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LPs increasingly concerned by tax and regulatory changes

by Alice Murray 14 June 2021

According to Coller Capital’s latest Global Private Equity Barometer (Summer 2021), LP respondents said the risks to PE returns from regulatory change and tax rises have increased significantly in the last 18 months. 

Coller’s last Barometer (Winter 2019/2020) found that 43% of LPs identified regulatory changes as the greatest risk to PE returns. The latest survey found that 70% of LPs believe this is the biggest risk. 

Similarly, the last survey found 32% of LPs were most concerned about tax changes, which has risen to 63%. 

The greatest risk to PE returns according to LPs, however, continues to be geopolitical, with 69% most concerned about that last year, rising to 77% this year. 


According to the survey, half of LP respondents believe a robust ESG policy will boost PE returns. 47% of LPs believe that adopting a robust ESG policy will improve an LP’s long-term private equity returns. This proportion did not vary significantly by LP location. Only 1 in 10 LPs thinks that adopting a strong ESG policy would lead to a reduction in returns.

Just over half of LPs based in Europe and the Asia-Pacific region believe that some performance-related elements of LP remuneration should in principle be linked to the attainment of ESG goals. Fewer North American LPs agree, with only 32% believing there should be a link.

Allocations and re-ups

Selecting GPs and funds is now harder than usual, many LPs said. Although this has generally been seen as a good time to be making new PE commitments, it hasn't been easy, according to many investors. North American LPs, in particular, said this is a difficult time to be choosing PE managers and funds.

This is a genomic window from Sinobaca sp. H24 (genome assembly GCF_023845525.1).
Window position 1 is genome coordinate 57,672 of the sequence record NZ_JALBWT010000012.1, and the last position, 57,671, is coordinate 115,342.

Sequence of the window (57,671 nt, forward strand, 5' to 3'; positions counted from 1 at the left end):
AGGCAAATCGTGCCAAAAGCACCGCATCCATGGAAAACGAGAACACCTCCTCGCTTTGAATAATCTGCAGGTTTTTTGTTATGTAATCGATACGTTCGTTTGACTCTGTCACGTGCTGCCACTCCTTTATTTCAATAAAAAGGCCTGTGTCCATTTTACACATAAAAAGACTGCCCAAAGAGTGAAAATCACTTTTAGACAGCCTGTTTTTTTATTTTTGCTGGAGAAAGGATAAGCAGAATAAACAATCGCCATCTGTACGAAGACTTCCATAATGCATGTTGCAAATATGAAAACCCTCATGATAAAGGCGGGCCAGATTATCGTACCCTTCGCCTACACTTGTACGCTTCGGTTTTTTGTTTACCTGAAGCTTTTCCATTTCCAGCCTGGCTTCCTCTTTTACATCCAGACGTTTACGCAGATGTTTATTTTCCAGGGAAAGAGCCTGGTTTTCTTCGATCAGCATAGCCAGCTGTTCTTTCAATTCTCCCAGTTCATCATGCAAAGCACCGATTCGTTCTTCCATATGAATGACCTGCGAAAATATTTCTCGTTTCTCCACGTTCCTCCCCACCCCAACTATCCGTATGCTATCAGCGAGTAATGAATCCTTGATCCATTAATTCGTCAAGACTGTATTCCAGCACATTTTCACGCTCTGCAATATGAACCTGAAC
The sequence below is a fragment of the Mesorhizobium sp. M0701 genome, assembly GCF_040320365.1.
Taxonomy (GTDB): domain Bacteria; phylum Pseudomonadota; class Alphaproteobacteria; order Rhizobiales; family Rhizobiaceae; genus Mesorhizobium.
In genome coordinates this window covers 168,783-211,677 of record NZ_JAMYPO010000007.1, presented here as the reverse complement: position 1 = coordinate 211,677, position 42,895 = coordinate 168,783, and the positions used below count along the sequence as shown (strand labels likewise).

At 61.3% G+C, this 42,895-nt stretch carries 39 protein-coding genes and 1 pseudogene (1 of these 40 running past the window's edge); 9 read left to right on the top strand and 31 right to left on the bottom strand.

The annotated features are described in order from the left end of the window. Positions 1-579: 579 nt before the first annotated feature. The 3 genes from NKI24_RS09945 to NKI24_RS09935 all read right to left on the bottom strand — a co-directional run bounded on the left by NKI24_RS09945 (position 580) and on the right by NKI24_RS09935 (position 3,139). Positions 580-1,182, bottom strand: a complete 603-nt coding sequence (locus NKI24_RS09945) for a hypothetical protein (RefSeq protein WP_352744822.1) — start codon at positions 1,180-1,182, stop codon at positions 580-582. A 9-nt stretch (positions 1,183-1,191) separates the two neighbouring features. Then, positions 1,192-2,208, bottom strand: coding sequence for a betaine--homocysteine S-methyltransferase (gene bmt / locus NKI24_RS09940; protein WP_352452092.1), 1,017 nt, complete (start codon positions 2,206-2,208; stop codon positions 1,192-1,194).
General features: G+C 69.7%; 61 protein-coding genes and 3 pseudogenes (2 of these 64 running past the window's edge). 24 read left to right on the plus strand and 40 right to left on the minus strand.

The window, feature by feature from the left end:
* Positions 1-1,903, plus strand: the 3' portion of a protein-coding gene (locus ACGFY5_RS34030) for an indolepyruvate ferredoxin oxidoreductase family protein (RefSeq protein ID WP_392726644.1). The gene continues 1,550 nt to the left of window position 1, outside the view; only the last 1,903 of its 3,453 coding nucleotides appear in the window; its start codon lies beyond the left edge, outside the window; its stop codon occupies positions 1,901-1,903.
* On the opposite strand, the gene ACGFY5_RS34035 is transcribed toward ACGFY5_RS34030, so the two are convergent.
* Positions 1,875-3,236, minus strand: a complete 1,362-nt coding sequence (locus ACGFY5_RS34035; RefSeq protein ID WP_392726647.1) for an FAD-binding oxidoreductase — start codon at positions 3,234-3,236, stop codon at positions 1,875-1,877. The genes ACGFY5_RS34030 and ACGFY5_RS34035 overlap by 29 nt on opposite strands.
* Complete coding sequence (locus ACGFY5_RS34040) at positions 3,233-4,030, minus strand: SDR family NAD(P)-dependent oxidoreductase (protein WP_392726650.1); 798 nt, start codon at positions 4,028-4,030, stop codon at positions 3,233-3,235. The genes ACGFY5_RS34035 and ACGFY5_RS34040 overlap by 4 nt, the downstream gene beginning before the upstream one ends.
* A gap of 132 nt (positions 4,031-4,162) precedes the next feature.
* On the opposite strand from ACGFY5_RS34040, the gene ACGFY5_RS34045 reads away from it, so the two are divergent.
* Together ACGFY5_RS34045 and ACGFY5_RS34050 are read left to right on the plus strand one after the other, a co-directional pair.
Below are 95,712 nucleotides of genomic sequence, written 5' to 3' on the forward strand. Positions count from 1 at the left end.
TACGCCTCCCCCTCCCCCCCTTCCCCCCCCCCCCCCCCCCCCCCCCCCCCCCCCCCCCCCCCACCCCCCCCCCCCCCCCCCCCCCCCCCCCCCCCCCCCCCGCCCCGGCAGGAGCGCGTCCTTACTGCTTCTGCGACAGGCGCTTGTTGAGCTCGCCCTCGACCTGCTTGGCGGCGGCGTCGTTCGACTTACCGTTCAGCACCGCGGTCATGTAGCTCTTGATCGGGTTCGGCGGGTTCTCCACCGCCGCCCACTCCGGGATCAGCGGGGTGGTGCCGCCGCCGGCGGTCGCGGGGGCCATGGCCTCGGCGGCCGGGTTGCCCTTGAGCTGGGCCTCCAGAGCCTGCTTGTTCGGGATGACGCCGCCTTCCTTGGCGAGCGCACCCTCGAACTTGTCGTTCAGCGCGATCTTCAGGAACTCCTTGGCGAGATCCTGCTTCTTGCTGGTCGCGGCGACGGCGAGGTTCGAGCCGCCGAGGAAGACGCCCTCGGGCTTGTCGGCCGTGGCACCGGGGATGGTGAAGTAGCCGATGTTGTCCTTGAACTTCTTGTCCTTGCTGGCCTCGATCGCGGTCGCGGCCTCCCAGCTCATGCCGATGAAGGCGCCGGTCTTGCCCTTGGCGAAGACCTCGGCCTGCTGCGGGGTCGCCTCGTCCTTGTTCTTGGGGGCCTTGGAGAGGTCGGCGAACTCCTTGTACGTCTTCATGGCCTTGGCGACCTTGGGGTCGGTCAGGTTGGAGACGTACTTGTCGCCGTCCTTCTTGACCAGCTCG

Specifically, 57% of North American LPs said it is difficult to select GPs, while 5% found it easy. 32% of European LPs found it difficult, while 27% found it easy. And 39% of Asia-Pacific LPs found it difficult, while 4% found it easy. 

Two in five limited partners said they are now more likely to refuse an investment in their portfolio GPs’ latest funds than they have been in recent years. Among North American investors, the proportion rose to almost half.

Unexpectedly weak performance by individual GPs was cited as the most important reason for LPs refusing re-ups, with 82% of LP respondents citing this reason. 

Other reasons for refusing re-ups included: to rebalance portfolios by investment stage/strategy (33%); liquidity constraints (28%); to slow their rate of PE commitments (25%); to rebalance portfolios by industry sector (19%); to rebalance portfolios by geography (14%).

The majority (58%) of LPs have continued to build new GP relationships at the same rate as before the pandemic.


Coller Capital’s 34th Barometer canvassed the opinions of 111 private equity LPs; 40% from North America, 39% from Europe and 21% from Asia Pacific. 

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